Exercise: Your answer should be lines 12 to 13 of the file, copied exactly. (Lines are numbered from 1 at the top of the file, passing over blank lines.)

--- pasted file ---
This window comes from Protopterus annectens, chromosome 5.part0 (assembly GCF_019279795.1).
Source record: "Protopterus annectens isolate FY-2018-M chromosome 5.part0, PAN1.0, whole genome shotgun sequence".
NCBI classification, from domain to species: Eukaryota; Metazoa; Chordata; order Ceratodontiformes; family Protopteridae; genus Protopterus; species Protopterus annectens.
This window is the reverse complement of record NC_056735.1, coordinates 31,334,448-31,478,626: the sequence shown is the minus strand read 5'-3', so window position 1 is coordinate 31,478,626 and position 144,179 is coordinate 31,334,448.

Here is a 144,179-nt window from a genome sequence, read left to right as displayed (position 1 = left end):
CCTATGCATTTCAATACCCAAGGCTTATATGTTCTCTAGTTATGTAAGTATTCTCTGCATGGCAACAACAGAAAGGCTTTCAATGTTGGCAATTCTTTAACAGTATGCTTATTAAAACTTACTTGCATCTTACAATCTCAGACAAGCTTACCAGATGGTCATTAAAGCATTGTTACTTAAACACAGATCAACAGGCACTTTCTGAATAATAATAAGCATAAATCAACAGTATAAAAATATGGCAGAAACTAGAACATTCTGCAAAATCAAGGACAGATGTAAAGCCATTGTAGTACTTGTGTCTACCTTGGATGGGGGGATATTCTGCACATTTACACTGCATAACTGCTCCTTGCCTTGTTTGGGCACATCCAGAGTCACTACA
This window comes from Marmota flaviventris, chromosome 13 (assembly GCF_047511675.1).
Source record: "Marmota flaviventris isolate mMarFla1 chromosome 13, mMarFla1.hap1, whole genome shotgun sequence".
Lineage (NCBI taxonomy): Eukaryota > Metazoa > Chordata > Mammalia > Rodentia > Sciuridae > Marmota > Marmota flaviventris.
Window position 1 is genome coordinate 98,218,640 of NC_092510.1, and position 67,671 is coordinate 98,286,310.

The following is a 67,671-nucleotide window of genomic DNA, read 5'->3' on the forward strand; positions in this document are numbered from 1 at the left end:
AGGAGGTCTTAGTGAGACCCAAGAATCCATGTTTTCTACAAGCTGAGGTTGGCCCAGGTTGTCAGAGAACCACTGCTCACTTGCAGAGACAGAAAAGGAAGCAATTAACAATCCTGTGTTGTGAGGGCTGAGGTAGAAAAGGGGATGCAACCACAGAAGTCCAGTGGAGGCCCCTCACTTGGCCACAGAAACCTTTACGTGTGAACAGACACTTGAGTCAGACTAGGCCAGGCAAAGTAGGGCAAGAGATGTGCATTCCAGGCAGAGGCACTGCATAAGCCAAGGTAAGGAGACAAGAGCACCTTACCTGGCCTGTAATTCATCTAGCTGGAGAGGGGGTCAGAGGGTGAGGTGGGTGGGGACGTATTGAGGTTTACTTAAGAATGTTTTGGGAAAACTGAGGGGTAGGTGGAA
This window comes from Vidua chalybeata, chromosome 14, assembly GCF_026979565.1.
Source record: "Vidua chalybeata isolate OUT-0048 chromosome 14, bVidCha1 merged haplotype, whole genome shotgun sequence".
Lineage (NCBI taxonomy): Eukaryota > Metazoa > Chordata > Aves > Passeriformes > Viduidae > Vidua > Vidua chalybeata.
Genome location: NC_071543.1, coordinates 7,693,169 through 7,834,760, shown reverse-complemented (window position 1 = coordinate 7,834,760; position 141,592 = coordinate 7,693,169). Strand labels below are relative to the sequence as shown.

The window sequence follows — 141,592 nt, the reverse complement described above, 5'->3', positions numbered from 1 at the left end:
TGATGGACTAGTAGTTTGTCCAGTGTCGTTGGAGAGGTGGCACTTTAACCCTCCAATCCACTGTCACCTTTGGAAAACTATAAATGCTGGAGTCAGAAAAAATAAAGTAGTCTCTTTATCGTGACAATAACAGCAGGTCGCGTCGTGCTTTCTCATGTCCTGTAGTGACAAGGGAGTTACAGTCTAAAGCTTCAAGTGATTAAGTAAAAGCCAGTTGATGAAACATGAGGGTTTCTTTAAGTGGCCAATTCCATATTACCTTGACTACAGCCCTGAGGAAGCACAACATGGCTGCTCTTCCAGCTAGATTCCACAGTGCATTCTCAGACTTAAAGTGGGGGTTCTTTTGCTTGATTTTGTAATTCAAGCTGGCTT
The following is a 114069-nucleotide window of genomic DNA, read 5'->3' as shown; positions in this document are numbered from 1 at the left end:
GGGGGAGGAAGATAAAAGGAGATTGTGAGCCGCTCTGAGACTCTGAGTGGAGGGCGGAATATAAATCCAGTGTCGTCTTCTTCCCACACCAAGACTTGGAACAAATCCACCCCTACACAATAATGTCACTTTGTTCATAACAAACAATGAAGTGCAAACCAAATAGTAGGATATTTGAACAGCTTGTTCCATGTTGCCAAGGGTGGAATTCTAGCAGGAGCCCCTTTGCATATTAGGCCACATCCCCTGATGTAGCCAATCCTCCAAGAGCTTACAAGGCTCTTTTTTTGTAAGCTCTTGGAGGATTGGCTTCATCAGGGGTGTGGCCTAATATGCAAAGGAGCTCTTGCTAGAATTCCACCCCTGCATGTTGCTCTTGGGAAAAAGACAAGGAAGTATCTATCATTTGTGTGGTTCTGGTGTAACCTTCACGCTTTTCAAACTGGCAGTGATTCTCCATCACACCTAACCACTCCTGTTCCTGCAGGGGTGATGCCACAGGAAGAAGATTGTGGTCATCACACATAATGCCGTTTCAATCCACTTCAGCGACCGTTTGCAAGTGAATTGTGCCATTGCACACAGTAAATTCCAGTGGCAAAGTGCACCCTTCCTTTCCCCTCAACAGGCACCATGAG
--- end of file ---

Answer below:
AGGAGGTCTTAGTGAGACCCAAGAATCCATGTTTTCTACAAGCTGAGGTTGGCCCAGGTTGTCAGAGAACCACTGCTCACTTGCAGAGACAGAAAAGGAAGCAATTAACAATCCTGTGTTGTGAGGGCTGAGGTAGAAAAGGGGATGCAACCACAGAAGTCCAGTGGAGGCCCCTCACTTGGCCACAGAAACCTTTACGTGTGAACAGACACTTGAGTCAGACTAGGCCAGGCAAAGTAGGGCAAGAGATGTGCATTCCAGGCAGAGGCACTGCATAAGCCAAGGTAAGGAGACAAGAGCACCTTACCTGGCCTGTAATTCATCTAGCTGGAGAGGGGGTCAGAGGGTGAGGTGGGTGGGGACGTATTGAGGTTTACTTAAGAATGTTTTGGGAAAACTGAGGGGTAGGTGGAA
This window comes from Vidua chalybeata, chromosome 14, assembly GCF_026979565.1.